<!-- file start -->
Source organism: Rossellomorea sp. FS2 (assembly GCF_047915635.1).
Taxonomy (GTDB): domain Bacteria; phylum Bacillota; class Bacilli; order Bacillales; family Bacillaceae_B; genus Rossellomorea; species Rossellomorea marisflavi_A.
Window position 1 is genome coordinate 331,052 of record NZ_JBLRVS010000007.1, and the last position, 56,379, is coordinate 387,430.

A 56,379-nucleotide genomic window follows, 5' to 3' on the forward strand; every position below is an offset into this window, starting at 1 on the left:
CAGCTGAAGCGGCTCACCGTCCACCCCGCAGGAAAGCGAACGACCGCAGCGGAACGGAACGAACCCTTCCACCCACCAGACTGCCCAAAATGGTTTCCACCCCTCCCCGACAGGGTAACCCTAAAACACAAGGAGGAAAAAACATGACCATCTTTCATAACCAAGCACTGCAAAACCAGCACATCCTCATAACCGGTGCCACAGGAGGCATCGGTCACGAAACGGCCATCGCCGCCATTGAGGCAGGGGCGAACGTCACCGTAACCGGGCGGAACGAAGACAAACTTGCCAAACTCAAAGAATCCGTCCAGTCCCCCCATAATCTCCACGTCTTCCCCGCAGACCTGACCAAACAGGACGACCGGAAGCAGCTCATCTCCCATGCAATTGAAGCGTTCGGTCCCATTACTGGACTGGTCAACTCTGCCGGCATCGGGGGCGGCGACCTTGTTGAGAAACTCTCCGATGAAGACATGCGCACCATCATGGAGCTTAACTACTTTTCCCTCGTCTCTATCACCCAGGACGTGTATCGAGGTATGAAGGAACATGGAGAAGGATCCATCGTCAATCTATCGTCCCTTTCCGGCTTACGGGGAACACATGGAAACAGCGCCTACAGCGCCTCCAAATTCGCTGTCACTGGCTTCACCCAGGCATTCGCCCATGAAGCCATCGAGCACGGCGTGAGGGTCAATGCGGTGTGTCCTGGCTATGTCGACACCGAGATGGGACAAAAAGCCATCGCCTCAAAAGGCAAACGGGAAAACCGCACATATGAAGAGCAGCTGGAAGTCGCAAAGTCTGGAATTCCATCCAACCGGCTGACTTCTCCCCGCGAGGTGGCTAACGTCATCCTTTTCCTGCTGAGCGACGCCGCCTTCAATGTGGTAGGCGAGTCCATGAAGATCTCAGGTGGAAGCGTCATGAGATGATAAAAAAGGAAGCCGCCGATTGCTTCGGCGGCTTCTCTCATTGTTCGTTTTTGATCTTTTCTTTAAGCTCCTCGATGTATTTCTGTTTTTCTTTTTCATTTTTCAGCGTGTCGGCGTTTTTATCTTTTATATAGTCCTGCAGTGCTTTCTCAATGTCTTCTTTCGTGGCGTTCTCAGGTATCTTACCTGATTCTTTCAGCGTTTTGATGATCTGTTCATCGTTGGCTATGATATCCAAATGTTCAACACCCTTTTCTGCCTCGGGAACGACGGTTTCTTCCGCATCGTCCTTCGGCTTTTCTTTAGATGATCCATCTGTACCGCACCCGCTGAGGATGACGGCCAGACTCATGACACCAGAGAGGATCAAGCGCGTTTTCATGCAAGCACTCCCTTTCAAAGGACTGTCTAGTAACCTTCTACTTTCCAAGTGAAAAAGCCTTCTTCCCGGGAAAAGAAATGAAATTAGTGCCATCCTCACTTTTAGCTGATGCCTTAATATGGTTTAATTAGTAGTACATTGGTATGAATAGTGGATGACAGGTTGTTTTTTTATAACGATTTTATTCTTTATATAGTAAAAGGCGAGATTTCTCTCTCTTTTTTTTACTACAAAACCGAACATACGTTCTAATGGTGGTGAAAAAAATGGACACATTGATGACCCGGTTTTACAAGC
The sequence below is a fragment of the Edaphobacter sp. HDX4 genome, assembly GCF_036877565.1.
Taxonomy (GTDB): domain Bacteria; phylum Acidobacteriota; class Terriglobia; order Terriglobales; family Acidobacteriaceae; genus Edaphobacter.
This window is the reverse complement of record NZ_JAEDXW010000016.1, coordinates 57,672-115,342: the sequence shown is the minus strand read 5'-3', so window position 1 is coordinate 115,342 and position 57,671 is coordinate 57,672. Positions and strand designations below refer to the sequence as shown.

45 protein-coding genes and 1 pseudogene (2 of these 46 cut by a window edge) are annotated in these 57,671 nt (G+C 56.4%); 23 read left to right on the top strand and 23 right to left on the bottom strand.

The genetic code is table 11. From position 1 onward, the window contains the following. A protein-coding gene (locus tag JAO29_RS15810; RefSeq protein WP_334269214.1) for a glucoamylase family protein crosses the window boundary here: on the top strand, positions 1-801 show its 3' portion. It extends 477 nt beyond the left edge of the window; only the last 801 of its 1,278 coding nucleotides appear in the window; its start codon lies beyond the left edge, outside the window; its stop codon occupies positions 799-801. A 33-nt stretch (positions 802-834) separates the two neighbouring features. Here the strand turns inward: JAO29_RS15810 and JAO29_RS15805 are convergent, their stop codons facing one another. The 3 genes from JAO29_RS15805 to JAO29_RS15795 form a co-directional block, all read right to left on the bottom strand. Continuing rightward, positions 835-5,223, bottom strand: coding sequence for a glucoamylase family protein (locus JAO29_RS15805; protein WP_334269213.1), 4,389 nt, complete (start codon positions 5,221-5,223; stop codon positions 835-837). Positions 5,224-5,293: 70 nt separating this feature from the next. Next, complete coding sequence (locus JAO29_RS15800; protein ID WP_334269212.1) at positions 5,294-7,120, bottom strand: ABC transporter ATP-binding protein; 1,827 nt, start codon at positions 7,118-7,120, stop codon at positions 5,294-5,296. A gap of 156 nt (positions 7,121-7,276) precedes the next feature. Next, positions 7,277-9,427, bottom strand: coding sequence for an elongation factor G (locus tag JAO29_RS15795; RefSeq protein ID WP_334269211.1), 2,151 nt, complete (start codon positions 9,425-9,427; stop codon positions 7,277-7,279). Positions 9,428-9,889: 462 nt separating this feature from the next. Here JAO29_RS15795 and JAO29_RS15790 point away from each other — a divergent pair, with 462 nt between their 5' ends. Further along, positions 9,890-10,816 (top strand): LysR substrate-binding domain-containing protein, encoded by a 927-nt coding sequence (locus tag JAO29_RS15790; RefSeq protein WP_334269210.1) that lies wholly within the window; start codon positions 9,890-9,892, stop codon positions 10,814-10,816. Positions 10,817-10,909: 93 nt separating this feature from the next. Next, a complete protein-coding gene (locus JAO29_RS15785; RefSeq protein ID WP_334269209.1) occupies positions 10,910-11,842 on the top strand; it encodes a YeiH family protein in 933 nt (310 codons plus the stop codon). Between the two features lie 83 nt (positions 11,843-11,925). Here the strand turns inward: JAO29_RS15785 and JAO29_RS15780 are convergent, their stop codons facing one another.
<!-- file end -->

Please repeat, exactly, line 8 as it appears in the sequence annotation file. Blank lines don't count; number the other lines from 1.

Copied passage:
This window is the reverse complement of record NZ_JAEDXW010000016.1, coordinates 57,672-115,342: the sequence shown is the minus strand read 5'-3', so window position 1 is coordinate 115,342 and position 57,671 is coordinate 57,672. Positions and strand designations below refer to the sequence as shown.